SEPTEMBER 27 - 30, 2018

Some Problems for the Moose Lodge at the Provincetown Tennessee Williams Theater Festival

Some Problems for the Moose Lodge

by Tennessee Williams
DARK COMEDY

Williams’ satirical wit is on full display in the haunted home of a flailing Mississippi family, where Gothic comedy is shadowed by hysteria -- and hysterical laughter.
directed by Rory Pelsue

The Collective NY

New York, NY

Performances

Thursday Sept 27, 8:00 pm – 9:30 pm
Friday Sept 28, 1:00 pm – 2:30 pm
Saturday Sept 29, 8:30 pm – 10:00 pm
Sunday Sept 30, 1:00 pm – 2:30 pm
Book a group of 6+ for 20% off!
Use code GROUP18
$35
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Plan Your Visit

Cornelius and Bella McCorkle come home to Pascagoula after the funeral of their fun-loving gay son. To Bella’s delight and Cornelius’s derision, they discover their other son has moved into their house for a visit with his fiancée: a pregnant holy roller who speaks in tongues.

The McCorkle family tradition is to ward off disaster with denial. Attacks of guilt, fear, disappointment, hemorrhoids, over-eager police officers, and an arriving ambulance are countered by happy memories, the old boy network, and a peanut butter sandwich.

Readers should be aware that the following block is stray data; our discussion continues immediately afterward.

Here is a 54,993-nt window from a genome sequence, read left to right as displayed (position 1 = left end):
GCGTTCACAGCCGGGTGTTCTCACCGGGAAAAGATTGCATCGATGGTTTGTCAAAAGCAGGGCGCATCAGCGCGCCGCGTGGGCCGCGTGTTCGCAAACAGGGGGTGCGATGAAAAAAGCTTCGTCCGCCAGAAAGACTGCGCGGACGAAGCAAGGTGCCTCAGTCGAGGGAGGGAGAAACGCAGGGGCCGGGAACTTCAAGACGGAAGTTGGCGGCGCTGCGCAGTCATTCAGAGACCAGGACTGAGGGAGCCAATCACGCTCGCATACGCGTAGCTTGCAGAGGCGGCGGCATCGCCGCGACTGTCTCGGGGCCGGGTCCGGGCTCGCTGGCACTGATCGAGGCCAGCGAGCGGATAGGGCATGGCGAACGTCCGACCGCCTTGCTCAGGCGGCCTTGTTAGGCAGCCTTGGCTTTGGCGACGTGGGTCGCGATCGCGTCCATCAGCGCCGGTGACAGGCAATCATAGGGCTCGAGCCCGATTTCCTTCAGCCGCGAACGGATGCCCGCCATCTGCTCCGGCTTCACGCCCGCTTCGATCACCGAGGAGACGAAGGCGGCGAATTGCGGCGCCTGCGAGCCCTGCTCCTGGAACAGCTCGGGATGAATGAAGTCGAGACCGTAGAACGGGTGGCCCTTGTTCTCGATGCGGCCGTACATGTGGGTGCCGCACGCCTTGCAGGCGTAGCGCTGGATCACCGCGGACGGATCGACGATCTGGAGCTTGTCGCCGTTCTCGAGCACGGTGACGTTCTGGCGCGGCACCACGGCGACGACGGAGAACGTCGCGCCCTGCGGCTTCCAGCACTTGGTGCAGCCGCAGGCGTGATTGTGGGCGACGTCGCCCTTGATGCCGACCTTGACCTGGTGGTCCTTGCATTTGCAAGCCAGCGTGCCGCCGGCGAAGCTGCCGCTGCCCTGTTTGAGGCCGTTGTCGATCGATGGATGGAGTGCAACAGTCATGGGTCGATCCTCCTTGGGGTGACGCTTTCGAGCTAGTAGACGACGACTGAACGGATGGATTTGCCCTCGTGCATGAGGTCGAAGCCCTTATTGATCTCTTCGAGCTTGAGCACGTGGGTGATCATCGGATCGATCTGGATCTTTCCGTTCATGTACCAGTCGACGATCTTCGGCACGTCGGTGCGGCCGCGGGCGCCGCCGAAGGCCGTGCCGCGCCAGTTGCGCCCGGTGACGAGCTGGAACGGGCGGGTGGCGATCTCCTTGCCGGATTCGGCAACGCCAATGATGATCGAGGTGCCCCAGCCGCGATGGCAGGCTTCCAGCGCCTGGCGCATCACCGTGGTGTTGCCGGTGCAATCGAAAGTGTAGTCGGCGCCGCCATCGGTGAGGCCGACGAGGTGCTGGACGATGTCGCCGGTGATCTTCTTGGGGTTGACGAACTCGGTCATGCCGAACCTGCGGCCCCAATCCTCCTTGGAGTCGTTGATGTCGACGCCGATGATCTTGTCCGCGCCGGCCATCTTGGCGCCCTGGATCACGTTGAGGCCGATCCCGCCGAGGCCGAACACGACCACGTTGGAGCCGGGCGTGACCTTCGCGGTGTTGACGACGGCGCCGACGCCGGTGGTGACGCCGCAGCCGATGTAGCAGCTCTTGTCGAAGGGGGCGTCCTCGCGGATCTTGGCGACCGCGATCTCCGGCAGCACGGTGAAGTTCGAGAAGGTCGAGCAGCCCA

Moose Lodge is paired with Steps Must Be Gentle, Williams’ fantasia about the poet Hart Crane. Both plays are directed by Rory Pelsue and produced by The Collective NY, New York’s ensemble of professional theater artists dedicated to the belief that the current conditions of commercialized theatre necessitate collective action.

About the Plays

This will be the first production of Some Problems for the Moose Lodge since its 1980 premiere, part of a trilogy titled Tennessee Laughs! at the Goodman Theater in Chicago. The one-act Moose Lodge grew into Williams’ last completed play, A House Not Meant to Stand, but Moose Lodge stands by itself as a giddy vision of a world hanging on by a whim and a prayer.

Steps Must Be Gentle is Williams’ fantasia about the poet Hart Crane, who committed suicide by jumping off a ship into the Gulf of Mexico. In Steps Must Be Gentle, Williams pictures Hart Crane at peace on the bottom of the sea, until his mother dies and tracks him down to straighten him out.

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